AIG, Kodak, McDonald's, AOL, Yahoo and Anheuser-Busch Undeterred by War

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NEW YORK (AdAge.com) -- While some marketers are still dilly-dallying over their plans to be part of ABC's Oscar broadcast on Sunday, others were firmly committed to both their media buys and
Photo: AP
War will not stop Oscar advertisers.
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their advertising creative, should the show go on.

Meanwhile, at its regular Friday press conference, the Academy of Motion Picture Arts and Sciences said the Sunday show was still going on but that the Academy "would be sensitive to world events."

Celebrity rumors
The Academy denied rumors that the White House asked for a postponement of the 75th annual ceremony. The academy also denied that a number of celebrities would not show up.

Advertisers who (for the moment at least) are sticking to their media buys in the Oscars program are financial giant American International Group (AIG), which bought its first ever Oscar spot; Kodak, which sponsors the theater where the Academy Awards are held; McDonald's Corp.; Anheuser-Busch; AOL Time Warner's America Online; and Yahoo!.

AIG's vice president of communications, Steve Rautenberg, said the company still had the ability to pull its ads if the war situation changes, but added: "We are not going to change the creative." The new work, which includes 10 fresh spots, contains the tagline "We Know Money."

Quiet action
AIG scrapped plans to promote details of the new work to the press and instead quietly broke the campaign -- created by the firm's new ad agency, TPG, Philadelphia, part of the Omnicom Group -- during Thursday's college basketball tournament on CBS.

Regarding AIG's first ever Oscar ad buy, Mr. Rautenberg said: "We wanted to launch it to a wide audience and that's what you get with the Oscars." AIG's previous "risk" campaign, from WPP Group's Ogilvy & Mather, was axed earlier this year. The new campaign is targeted squarely at a broad consumer audience.

Another financial company, Washington Mutual, has decided not to abandon its commitment to airing new creative, produced by Seattle-based Sedgwick Rd., part of Interpublic Group of Cos., during the broadcast. However, the company did cancel other TV, print and radio ads for the time being. "For those people who choose to watch the Oscars, we feel it is a good venue," said a company spokeswoman.

Kodak forges ahead
Separately, Joseph Paglia, a spokesman for Kodak, confirmed the company was still planning to go ahead and break a new 30-second spot during the Academy Awards.

"We're launching new TV commercials for the Kodak Easy Share system. They take a different tone and have the effect of being a little more humorous and contemporary." The advertising shows a man taking digital photos of a friend and displaying the handiwork as a practical joke at a party. The campaign was created by WPP Group's Ogilvy & Mather.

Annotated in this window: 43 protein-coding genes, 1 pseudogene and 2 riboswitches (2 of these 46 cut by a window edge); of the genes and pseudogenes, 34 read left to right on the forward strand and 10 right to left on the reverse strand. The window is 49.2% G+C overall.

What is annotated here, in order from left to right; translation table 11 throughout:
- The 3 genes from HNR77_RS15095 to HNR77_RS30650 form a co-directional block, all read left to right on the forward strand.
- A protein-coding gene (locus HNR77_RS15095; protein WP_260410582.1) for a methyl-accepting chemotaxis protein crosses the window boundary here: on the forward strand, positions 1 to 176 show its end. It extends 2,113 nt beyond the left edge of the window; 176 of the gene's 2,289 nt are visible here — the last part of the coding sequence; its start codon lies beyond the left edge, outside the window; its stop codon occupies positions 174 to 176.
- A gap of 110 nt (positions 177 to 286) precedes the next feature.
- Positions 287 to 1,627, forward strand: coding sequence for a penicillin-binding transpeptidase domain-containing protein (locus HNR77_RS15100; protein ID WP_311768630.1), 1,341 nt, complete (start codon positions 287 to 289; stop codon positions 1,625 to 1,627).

"The Oscars are a high-rated program and we've had a long relationship with the Academy Awards, which are held at our theater. They work perfectly for us," Mr. Paglia said.

A spokeswoman for Cadillac, a division of General Motors Corp., said, "We plan to run a total of six TV ads. We're sticking with our plans as long as the network broadcast proceeds. Beyond the Oscars we're not running ads in programming that is dedicated to Iraq. We're not changing creative. It is product focused."

Cadillac is an official sponsor of the Oscars and provided 30 vehicles for Academy VIPs to drive.

McDonald's is also going ahead with creative related to its brand and the Ronald McDonald House Charities throughout the war coverage and on the Academy Awards program.

J.C. Penney Co. plans to go ahead with its two 60-second spots on the Academy Awards, a spokeswoman said. She said the spots were recently reviewed to make certain they were appropriate in light of the war.

"The spots are on target and ready," she said. One is targeted at women and features the music of a Christian group.

Two Internet giants, America Online and Yahoo!, remain poised to break new spots during the Oscar broadcast. One of AOL's spots shows actress Sharon Stone pitching AOL Broadband. The creative, from Omnicom Group's BBDO Worldwide, New York, features the sultry star in a dangerous liaison with the AOL running man. Rival Yahoo! still plans to break work for Yahoo! Personals, a series of lighthearted vignettes showing various singles preparing for dates. Havas' Black Rocket, San Francisco, created the ads for Yahoo!

Pepsi plans unclear
Two other beverage advertisers seemed less clear about their plans. Pepsi-Cola Co. would not confirm they were going ahead with new spots from Omnicom's BBDO Worldwide, New York, starring singer Beyonce Knowles and another from sibling shop Spike DDB, starring another singer, Shakira. A Pepsi spokesman said: "We are still developing things to see what will be most appropriate."

A spokesman for Anheuser-Busch said the company had plans to take three 30-second spots from "a pool of existing creative" should the broadcast go ahead as planned.

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Wayne Friedman, Tobi Elkin, Mercedes M. Cardona and Kate MacArthur contributed to this report.

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